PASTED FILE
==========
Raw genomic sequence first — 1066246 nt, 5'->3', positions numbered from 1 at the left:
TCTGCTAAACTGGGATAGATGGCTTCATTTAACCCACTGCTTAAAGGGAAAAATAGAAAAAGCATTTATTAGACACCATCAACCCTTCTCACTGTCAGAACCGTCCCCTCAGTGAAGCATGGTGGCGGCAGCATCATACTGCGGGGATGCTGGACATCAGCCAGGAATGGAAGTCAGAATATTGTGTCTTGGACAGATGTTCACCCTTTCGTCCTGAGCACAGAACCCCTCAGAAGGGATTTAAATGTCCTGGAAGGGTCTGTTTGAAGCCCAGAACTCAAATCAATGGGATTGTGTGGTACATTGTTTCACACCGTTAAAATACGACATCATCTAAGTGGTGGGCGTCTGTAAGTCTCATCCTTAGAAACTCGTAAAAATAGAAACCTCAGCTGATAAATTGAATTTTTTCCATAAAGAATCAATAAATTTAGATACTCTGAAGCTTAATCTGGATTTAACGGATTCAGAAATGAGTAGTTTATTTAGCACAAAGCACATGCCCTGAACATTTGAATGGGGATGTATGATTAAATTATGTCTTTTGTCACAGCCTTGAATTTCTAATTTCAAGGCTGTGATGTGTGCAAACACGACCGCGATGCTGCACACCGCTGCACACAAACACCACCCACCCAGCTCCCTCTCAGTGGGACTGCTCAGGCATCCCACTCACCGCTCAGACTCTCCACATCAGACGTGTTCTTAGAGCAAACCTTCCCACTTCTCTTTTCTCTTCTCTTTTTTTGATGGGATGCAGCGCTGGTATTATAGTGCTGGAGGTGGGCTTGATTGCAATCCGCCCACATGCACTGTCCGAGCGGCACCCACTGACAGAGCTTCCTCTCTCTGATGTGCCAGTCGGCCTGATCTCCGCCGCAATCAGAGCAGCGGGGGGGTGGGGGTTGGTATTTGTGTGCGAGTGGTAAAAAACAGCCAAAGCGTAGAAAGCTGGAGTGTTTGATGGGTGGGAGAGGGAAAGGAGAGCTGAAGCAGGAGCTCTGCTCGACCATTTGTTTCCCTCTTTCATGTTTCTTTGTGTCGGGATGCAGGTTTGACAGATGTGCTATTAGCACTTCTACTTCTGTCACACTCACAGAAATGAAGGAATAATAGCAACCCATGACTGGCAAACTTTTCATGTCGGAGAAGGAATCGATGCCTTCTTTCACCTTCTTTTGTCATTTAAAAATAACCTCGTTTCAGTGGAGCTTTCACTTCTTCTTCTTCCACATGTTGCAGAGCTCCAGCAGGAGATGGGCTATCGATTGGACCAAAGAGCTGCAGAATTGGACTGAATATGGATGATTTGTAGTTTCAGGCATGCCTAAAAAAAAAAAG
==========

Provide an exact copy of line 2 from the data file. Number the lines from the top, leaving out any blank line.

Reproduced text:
TCTGCTAAACTGGGATAGATGGCTTCATTTAACCCACTGCTTAAAGGGAAAAATAGAAAAAGCATTTATTAGACACCATCAACCCTTCTCACTGTCAGAACCGTCCCCTCAGTGAAGCATGGTGGCGGCAGCATCATACTGCGGGGATGCTGGACATCAGCCAGGAATGGAAGTCAGAATATTGTGTCTTGGACAGATGTTCACCCTTTCGTCCTGAGCACAGAACCCCTCAGAAGGGATTTAAATGTCCTGGAAGGGTCTGTTTGAAGCCCAGAACTCAAATCAATGGGATTGTGTGGTACATTGTTTCACACCGTTAAAATACGACATCATCTAAGTGGTGGGCGTCTGTAAGTCTCATCCTTAGAAACTCGTAAAAATAGAAACCTCAGCTGATAAATTGAATTTTTTCCATAAAGAATCAATAAATTTAGATACTCTGAAGCTTAATCTGGATTTAACGGATTCAGAAATGAGTAGTTTATTTAGCACAAAGCACATGCCCTGAACATTTGAATGGGGATGTATGATTAAATTATGTCTTTTGTCACAGCCTTGAATTTCTAATTTCAAGGCTGTGATGTGTGCAAACACGACCGCGATGCTGCACACCGCTGCACACAAACACCACCCACCCAGCTCCCTCTCAGTGGGACTGCTCAGGCATCCCACTCACCGCTCAGACTCTCCACATCAGACGTGTTCTTAGAGCAAACCTTCCCACTTCTCTTTTCTCTTCTCTTTTTTTGATGGGATGCAGCGCTGGTATTATAGTGCTGGAGGTGGGCTTGATTGCAATCCGCCCACATGCACTGTCCGAGCGGCACCCACTGACAGAGCTTCCTCTCTCTGATGTGCCAGTCGGCCTGATCTCCGCCGCAATCAGAGCAGCGGGGGGGTGGGGGTTGGTATTTGTGTGCGAGTGGTAAAAAACAGCCAAAGCGTAGAAAGCTGGAGTGTTTGATGGGTGGGAGAGGGAAAGGAGAGCTGAAGCAGGAGCTCTGCTCGACCATTTGTTTCCCTCTTTCATGTTTCTTTGTGTCGGGATGCAGGTTTGACAGATGTGCTATTAGCACTTCTACTTCTGTCACACTCACAGAAATGAAGGAATAATAGCAACCCATGACTGGCAAACTTTTCATGTCGGAGAAGGAATCGATGCCTTCTTTCACCTTCTTTTGTCATTTAAAAATAACCTCGTTTCAGTGGAGCTTTCACTTCTTCTTCTTCCACATGTTGCAGAGCTCCAGCAGGAGATGGGCTATCGATTGGACCAAAGAGCTGCAGAATTGGACTGAATATGGATGATTTGTAGTTTCAGGCATGCCTAAAAAAAAAAAG